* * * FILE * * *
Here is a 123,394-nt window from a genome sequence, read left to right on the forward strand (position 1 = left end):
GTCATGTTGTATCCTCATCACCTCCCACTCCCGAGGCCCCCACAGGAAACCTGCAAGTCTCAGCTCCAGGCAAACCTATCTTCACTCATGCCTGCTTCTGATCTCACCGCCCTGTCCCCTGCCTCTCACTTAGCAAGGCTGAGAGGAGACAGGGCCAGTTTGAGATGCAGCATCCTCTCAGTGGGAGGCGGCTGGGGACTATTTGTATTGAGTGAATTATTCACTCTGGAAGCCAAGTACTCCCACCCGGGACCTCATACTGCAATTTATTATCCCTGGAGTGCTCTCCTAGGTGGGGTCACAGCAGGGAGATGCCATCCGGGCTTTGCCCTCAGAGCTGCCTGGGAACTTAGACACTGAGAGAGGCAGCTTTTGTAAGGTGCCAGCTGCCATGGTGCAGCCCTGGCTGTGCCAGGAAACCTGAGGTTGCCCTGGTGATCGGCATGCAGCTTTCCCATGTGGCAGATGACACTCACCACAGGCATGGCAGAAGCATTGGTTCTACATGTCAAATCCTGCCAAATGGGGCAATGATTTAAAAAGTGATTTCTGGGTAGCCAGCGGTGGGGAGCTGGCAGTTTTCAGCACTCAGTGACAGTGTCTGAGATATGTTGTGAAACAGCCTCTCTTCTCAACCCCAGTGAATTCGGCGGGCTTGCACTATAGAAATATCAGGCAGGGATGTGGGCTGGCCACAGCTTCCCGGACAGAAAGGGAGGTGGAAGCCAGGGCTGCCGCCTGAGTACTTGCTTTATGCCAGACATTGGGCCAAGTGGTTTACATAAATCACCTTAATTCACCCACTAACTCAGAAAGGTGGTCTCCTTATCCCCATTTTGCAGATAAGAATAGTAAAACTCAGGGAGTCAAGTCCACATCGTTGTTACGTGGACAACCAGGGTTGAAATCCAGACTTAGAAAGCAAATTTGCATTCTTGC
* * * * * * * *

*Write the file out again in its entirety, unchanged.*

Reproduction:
Here is a 123,394-nt window from a genome sequence, read left to right on the forward strand (position 1 = left end):
GTCATGTTGTATCCTCATCACCTCCCACTCCCGAGGCCCCCACAGGAAACCTGCAAGTCTCAGCTCCAGGCAAACCTATCTTCACTCATGCCTGCTTCTGATCTCACCGCCCTGTCCCCTGCCTCTCACTTAGCAAGGCTGAGAGGAGACAGGGCCAGTTTGAGATGCAGCATCCTCTCAGTGGGAGGCGGCTGGGGACTATTTGTATTGAGTGAATTATTCACTCTGGAAGCCAAGTACTCCCACCCGGGACCTCATACTGCAATTTATTATCCCTGGAGTGCTCTCCTAGGTGGGGTCACAGCAGGGAGATGCCATCCGGGCTTTGCCCTCAGAGCTGCCTGGGAACTTAGACACTGAGAGAGGCAGCTTTTGTAAGGTGCCAGCTGCCATGGTGCAGCCCTGGCTGTGCCAGGAAACCTGAGGTTGCCCTGGTGATCGGCATGCAGCTTTCCCATGTGGCAGATGACACTCACCACAGGCATGGCAGAAGCATTGGTTCTACATGTCAAATCCTGCCAAATGGGGCAATGATTTAAAAAGTGATTTCTGGGTAGCCAGCGGTGGGGAGCTGGCAGTTTTCAGCACTCAGTGACAGTGTCTGAGATATGTTGTGAAACAGCCTCTCTTCTCAACCCCAGTGAATTCGGCGGGCTTGCACTATAGAAATATCAGGCAGGGATGTGGGCTGGCCACAGCTTCCCGGACAGAAAGGGAGGTGGAAGCCAGGGCTGCCGCCTGAGTACTTGCTTTATGCCAGACATTGGGCCAAGTGGTTTACATAAATCACCTTAATTCACCCACTAACTCAGAAAGGTGGTCTCCTTATCCCCATTTTGCAGATAAGAATAGTAAAACTCAGGGAGTCAAGTCCACATCGTTGTTACGTGGACAACCAGGGTTGAAATCCAGACTTAGAAAGCAAATTTGCATTCTTGC